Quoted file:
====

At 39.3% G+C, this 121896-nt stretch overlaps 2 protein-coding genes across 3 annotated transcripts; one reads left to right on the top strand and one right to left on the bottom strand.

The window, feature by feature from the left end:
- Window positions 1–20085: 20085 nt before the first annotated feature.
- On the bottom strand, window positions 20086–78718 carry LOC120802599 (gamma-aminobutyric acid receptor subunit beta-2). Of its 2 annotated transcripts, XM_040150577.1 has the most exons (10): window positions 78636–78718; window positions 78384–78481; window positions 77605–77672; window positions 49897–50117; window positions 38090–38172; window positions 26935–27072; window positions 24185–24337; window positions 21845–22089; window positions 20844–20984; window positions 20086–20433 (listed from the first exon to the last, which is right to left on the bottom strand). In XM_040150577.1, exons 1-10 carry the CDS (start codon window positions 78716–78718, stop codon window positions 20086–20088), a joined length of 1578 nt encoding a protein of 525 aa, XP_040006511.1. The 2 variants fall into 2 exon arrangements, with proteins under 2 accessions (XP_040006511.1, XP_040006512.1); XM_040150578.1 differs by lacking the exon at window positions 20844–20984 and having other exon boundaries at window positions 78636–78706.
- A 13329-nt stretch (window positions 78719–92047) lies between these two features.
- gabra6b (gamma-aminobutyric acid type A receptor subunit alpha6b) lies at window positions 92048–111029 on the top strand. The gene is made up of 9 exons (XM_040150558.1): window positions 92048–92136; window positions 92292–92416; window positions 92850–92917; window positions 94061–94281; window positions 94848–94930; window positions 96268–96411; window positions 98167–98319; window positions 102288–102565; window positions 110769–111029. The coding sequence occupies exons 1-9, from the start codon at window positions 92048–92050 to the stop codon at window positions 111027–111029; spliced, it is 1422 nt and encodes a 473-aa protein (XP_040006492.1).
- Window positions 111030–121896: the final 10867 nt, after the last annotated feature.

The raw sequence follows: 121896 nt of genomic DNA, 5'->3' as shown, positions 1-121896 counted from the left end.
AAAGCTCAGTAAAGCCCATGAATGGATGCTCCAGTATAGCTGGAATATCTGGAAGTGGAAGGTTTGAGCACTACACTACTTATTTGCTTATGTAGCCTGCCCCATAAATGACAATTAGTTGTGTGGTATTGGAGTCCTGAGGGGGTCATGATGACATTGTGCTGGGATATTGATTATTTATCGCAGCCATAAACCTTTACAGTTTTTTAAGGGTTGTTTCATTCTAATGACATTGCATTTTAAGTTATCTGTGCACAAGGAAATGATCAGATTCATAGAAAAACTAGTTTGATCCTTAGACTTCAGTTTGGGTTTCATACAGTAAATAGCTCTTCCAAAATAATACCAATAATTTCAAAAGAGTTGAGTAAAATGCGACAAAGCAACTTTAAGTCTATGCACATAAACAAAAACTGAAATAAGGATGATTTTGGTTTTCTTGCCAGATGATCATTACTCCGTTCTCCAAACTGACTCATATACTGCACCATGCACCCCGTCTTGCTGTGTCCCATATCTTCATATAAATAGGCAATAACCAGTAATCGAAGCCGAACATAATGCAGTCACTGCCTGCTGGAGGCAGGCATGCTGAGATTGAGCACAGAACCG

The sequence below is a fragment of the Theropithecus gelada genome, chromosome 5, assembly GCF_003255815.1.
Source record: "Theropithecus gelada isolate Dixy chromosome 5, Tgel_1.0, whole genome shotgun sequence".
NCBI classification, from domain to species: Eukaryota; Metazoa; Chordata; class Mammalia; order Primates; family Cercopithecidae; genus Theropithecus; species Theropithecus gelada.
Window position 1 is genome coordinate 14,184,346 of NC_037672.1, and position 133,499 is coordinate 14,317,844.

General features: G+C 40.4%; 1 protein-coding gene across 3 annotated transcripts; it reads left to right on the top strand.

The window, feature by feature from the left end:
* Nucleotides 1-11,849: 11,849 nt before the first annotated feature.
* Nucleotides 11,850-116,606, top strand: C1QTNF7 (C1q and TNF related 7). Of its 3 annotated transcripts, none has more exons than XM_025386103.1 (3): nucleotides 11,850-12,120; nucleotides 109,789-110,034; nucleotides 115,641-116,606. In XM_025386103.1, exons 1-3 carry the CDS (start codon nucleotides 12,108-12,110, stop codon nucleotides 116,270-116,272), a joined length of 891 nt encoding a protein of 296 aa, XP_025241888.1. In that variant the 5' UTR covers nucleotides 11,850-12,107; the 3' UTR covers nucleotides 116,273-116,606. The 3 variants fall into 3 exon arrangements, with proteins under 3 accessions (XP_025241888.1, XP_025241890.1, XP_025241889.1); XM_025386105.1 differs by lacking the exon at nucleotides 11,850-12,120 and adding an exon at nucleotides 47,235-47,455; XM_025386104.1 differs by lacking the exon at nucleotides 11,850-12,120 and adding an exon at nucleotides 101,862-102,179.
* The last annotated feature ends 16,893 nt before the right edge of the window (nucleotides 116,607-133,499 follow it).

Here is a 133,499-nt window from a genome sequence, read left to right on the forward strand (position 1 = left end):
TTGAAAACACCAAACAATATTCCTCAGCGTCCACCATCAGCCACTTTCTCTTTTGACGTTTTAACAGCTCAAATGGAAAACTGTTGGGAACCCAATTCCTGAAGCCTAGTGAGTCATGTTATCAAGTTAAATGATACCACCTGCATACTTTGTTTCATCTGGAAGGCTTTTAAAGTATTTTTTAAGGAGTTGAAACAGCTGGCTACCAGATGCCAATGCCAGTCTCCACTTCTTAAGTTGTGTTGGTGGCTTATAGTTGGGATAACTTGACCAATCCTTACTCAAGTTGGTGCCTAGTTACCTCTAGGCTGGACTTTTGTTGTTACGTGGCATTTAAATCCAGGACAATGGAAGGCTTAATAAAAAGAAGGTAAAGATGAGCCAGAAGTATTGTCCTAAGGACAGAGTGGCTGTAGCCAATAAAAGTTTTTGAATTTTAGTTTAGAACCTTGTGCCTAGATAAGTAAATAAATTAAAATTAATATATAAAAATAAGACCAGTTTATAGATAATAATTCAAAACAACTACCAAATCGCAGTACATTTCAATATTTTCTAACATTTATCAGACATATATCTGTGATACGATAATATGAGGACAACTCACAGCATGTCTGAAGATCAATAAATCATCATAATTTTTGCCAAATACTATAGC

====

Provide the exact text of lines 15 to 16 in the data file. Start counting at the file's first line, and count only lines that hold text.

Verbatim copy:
The window, feature by feature from the left end:
* Nucleotides 1-11,849: 11,849 nt before the first annotated feature.